Over-order at night and you shall be rewarded in the morning
Daddy orders too much. My kids know this. I have come to count on the sighs and protests of my two children whenever we go out to a restaurant as much as they have learned to anticipate my ravenous approach to the menu—any menu. They say to me, a slight panic quivering in their voices, “Daddy, you’re ordering too much again!” It grates on them. What I see as benevolence, they see as egregious excess. What I often say back, hoping to reassure them, is that my exorbitant ordering is really an operative strategy. I do it on purpose. I order way too much food because I intend to haul roughly a third of it home and convert it into the breakfast of the gods.
An ex with roots in Italy once taught me—and it hit me like a flash of light, this simple realization—that leftover pasta could rise like Lazarus the next morning when folded into a frittata. I believe that there are heavenly a.m. repasts to be conjured from leftover naan bread, roasted summer vegetables, Ethiopian stews, Korean barbecue.
But my favorite of all refrigerator changelings is fried rice.
As my children have witnessed, I am not beyond ordering an entirely gratuitous platter of fried rice (which had already been given a second life, since day-old rice is often recycled for the wok) in a Chinese restaurant—or biryani in an Indian restaurant, kabuli pulao in an Afghan restaurant, rice studded with kimchi and beef in a Korean restaurant—simply so that I can dump it into a cast-iron skillet a few hours later.
I have been doing something of this nature since my own childhood in San Marino, CA. When I was in school, my parents used to marvel at my animal lust for Chinese take-out from Shanghai Palace at the crack of dawn. Regarding breakfast I applied what the Buddhists refer to as “beginner’s mind.” I behaved as though no one had ever informed me that there was a separate category of “breakfast dishes.” Predetermined foodstuffs at prescribed hours? A fiction. A ruse. Nothing more than cultural conditioning—even a seven-year-old could tell you that, right?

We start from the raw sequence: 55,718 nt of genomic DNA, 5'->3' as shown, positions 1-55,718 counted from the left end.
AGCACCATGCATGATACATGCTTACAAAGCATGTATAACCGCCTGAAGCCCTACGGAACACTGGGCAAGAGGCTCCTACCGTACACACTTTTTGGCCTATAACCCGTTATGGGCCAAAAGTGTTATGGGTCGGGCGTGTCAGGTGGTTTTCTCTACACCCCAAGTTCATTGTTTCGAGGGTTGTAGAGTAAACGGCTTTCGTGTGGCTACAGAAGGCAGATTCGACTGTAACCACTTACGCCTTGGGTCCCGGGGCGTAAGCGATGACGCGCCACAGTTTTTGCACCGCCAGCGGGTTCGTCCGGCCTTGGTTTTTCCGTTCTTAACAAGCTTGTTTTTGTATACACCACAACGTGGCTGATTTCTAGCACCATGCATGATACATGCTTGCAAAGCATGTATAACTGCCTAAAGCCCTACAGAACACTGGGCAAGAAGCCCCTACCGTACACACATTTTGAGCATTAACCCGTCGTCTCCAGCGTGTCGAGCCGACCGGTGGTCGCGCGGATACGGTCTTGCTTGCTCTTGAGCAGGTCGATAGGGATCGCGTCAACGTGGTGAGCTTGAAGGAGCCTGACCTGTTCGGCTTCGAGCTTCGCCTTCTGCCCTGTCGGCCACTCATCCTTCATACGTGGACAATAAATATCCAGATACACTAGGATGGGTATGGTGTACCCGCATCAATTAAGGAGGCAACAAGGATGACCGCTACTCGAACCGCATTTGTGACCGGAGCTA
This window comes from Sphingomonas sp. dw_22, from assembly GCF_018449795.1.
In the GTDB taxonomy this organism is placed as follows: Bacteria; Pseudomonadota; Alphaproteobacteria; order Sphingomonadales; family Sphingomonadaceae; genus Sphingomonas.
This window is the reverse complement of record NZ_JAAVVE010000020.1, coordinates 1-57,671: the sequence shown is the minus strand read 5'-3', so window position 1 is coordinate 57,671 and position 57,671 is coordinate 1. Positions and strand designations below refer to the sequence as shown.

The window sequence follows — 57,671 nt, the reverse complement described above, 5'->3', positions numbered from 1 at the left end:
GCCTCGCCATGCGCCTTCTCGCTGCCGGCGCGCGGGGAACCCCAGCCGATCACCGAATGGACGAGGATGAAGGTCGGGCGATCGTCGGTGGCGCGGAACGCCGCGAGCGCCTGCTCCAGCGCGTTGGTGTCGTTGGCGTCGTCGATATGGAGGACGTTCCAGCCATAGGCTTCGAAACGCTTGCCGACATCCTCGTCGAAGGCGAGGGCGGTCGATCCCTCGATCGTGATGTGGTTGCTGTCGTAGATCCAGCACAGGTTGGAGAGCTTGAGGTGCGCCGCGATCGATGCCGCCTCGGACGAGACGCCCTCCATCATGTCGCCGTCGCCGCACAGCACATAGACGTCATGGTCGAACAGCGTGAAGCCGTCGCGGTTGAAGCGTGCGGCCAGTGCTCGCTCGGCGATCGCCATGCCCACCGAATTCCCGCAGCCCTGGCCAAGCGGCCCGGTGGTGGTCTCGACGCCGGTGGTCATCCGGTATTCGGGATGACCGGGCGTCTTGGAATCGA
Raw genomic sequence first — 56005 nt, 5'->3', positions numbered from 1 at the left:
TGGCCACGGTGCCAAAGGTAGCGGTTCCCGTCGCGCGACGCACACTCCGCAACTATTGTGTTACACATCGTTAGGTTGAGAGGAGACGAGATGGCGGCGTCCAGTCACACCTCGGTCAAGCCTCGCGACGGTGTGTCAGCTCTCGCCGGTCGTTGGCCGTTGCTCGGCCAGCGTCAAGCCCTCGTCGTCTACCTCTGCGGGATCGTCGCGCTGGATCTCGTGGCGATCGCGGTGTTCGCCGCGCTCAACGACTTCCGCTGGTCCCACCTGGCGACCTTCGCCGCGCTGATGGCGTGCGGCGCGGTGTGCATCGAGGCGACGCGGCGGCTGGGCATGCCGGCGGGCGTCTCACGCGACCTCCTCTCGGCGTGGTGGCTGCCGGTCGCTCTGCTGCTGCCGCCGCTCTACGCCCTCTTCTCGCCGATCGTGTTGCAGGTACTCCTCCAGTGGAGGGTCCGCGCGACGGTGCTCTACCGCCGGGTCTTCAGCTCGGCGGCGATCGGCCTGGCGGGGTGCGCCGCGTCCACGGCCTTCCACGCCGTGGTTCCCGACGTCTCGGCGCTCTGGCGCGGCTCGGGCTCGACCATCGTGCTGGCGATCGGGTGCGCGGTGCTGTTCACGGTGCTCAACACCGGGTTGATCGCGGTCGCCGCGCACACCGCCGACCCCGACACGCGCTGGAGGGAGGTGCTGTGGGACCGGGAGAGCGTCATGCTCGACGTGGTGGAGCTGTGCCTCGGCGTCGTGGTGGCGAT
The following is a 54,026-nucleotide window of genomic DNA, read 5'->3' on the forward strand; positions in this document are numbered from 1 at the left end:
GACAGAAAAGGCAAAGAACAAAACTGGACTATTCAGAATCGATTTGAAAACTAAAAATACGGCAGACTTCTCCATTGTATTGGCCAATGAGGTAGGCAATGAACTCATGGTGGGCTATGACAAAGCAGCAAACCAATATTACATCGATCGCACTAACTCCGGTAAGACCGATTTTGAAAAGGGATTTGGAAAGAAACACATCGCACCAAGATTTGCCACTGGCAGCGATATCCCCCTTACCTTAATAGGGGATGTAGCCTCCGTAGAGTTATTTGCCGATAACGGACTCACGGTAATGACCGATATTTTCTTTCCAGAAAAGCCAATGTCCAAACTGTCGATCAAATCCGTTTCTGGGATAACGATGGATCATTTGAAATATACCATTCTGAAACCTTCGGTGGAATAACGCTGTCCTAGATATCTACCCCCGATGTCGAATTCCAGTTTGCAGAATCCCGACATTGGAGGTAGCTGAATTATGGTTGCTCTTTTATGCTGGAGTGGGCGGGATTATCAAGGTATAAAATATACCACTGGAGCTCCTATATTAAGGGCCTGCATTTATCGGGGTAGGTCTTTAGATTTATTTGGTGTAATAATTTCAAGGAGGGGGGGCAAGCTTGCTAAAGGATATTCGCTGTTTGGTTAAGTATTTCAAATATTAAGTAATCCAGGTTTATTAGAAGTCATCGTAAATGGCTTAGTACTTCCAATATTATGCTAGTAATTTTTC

In my formative years I would happily have pancakes before bedtime and shrimp with black-bean sauce when I awoke. I still eat this way. In fact, I can’t help but think back to the most exquisite breakfast I have ever consumed. It came about last year when I was staying with Lauren, my girlfriend, in Los Angeles. I had flown in from New York the previous evening and we had gone straight to Night + Market Song in the Silver Lake neighborhood. The chef Kris Yenbamroong’s Thai cooking was (and is) magnificently delicious in a deep-flavored, hurts-so-good way, leaving me stunned and stung. Somehow Lauren and I still had a mound of the crispy rice salad left over—well, hell, of course we did, because I had ordered too much. I can’t help myself.
Anyway, Lauren and I brought that nam khao tod home with us. When we got up the next day, some sort of jet-lagged half-conscious signal was humming in my head. Ah, yes: the crispy rice salad. I think now of Patti Smith, on the epochal album Horses, chanting ecstatically about the “sea of possibilities.” Yes! The possibilities! In the kitchen I dropped that crispy rice into a frying pan. Its spellbinding fragrance began to fill the air. Spiciness, sourness, funk, fat, fish sauce. Minimal intervention would be required. (Not even oil, really—that rice was already plenty lubricated.)
That morning I did the same thing with Kris Yenbamroong’s nam khao tod that I always do with fried rice from Chinatown or biryani from my friend Navjot Arora’s restaurant Chutney Masala in Irvington, New York. You want a recipe? Here’s a recipe. You get the stuff sizzling in the pan—nonstick freaks me out for some reason, and the rice is usually greasy enough that you can stick to cast iron or stainless steel as long as you move it around. (OK, maybe you soften it up by adding in and cooking off a splash of water if the rice seems a little too stiff, or you throw in a spoonful of soy sauce and some scallions and garlic if the fried rice seems a tad bland.) While the rice makes that lovely hissing-popping sound, you whisk two or three eggs in a bowl. You pour the eggs in with the rice and you scramble it all around with a wooden spoon for maybe a minute.
Boom. Chewy-crunchy nibbles of texture from the rice, vapor trails of flavor from whatever the rice was previously cooked with. The result plays well with hot sauce, with ketchup (hey, don’t try to get snooty with me here), even with creamier accompaniments like tzatziki and raita. It’s an anti-boring breakfast that can be yours in a matter of minutes, provided that you do one thing that might make your loved ones groan: Go out for dinner tonight and order like an emperor.
Jeff Gordinier is the food & drinks editor of Esquire magazine. His first column, in the November issue, looks at a new generation of young chefs cooking Asian food in Los Angeles.